Over the past couple of days I noticed a few cameras taking my picture. Yesterday I noticed three at a local market but I forgot to look when I was at the register area. I was checking out, paying and so on, so I tried to pay attention to the person helping me. I tried to be friendly and to make sure I appreciated what she did. That meant I did not look up to see the cameras around me, but I am sure there was at least one near the registers.

Yesterday I also went into a computer store to get a replacement back-up hard drive. I paid attention to the people around me and to what I sought, but I forgot to look for cameras. I am sure they were there but again, they are not meant to be seen, so I did not see them.

Today I noticed another camera at our local grocery store. There may have been more, but once again I stopped looking. It is really hard to pay attention all the time to looking for cameras when I have been not doing so for so many years. Part of my interest in seeing them is that I want to be more aware, not just of the fact that I am being spied on, but also of my environment, whatever it may look like. I want to practice paying attention. There is far too much in my world that I do not see. That makes sense–there is too much around to notice it all–that would simply be overwhelming. But still, I want to see more of what is around me.

I will keep trying to pay attention. I remember sometimes, after all. If I keep trying I will remember to look most of the time. I guess that is the best I might hope for, at least for now. Once I do really notice them I want to be aware enough that I wave to every one. Why not be friendly? Even to strangers trying to spy on me? Can’t hurt, right?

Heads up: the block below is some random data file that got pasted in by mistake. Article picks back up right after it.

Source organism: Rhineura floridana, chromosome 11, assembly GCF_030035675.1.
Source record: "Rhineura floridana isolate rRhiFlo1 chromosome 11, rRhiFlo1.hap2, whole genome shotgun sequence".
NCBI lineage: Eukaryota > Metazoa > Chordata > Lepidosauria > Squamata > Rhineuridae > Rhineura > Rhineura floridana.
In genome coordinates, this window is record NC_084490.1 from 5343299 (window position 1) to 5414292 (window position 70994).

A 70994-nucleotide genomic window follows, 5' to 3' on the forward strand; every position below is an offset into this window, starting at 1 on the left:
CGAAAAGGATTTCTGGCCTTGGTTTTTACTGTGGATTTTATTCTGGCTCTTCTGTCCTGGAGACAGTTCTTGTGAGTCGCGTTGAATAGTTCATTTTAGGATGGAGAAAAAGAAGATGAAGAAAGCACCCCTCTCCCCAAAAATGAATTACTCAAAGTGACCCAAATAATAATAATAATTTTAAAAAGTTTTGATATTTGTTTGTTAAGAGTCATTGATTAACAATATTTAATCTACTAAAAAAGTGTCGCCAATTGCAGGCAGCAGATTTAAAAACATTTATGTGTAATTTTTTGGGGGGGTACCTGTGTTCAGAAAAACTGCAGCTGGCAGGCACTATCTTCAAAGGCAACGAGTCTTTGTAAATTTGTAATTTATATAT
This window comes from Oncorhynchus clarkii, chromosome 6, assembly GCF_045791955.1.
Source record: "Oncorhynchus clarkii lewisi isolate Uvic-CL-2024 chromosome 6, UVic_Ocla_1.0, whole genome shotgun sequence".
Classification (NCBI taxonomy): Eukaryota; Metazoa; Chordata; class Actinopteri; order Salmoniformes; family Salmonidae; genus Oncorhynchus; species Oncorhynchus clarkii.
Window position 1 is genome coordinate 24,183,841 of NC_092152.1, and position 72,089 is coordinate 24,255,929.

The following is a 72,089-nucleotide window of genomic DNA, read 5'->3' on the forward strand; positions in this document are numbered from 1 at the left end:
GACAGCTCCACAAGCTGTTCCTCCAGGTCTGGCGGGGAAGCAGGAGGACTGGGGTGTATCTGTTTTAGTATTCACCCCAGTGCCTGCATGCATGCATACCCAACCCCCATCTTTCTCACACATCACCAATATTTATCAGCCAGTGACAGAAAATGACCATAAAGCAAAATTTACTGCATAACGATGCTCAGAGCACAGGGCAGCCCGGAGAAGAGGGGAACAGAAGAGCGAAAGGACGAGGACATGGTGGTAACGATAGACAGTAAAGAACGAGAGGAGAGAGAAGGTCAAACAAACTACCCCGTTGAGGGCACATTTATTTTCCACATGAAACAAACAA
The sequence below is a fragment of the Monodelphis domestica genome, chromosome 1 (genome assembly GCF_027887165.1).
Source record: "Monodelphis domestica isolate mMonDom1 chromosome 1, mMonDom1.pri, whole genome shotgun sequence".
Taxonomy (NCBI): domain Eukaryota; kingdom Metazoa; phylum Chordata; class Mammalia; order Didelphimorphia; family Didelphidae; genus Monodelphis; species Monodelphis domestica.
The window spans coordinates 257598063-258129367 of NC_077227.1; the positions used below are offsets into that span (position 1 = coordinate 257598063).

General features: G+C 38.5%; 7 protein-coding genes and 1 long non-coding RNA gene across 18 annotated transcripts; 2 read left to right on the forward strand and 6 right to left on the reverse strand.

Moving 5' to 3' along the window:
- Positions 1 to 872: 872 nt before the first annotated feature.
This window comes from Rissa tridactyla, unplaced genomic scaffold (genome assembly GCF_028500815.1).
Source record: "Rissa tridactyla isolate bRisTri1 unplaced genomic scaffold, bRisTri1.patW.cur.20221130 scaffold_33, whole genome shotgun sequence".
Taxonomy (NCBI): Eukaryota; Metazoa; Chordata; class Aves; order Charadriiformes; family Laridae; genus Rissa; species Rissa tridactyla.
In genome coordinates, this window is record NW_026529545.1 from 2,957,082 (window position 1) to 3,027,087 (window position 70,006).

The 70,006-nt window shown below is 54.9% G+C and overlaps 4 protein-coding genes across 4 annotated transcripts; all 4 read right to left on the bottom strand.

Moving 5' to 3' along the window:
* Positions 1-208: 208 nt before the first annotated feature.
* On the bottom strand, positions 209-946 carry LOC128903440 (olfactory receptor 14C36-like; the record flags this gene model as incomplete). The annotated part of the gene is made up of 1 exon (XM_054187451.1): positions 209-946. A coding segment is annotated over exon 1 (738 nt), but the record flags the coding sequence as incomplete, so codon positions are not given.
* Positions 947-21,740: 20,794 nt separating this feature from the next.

On Camera Again

Recently I was listening to fairly new podcast from National Public Radio, Invisibilia, which I highly recommend if you like good storytelling and thinking of things in new ways. The episode, Our Computers, Ourselves, examined how computers affect human behavior, for good or bad. One of the themes was the ubiquity of computers in our lives. They did not dwell on this as part of the show, but as I drove through the snow on my way to work, my own thoughts kept curling around the idea. I looked up and saw a video camera on a light pole, and I wondered, how many times does a camera take an image of me each day? I don’t live in a city but I also don’t live in the most rural part of Vermont. So, in the largest city in Vermont, a very small city by the standards of most other states, how ubiquitous are cameras?

Since then I have been thinking I should count them. Could I be aware enough to see the cameras that watch us but that we have forgotten are there? I knew that I would have to pay attention, that I would have to start noticing things I no longer see. I figured I would try it out today, knowing that it would be an imperfect experiment to start.

On the way to my destination for the day I passed at least two traffic camera intersections where I assume my image crossed a screen. I tried to pay attention but got lost in whatever I was listening to and didn’t look for cameras once I exited the interstate. I did go to a school this morning, which meant a camera aimed itself at me as I buzzed the front desk. I am guessing I missed some cameras but that is at least three, all of which carried my image twice. So at least six times today I was filmed (I’ll have to work on being careful with that word as there was no actual film involved) and none of those instances were of my own choosing.

I plan to try to keep an eye out for cameras around here as I drive and work and shop and play. I am guessing I will find some in unusual places. At some point I will try to count them all in a period of time (one day? one week?). If nothing else it will be good practice noticing, paying attention, being aware. I may find that there are fewer cameras than I imagine; I may find there are more. Either way, the question–how often am I camera?–is worth asking.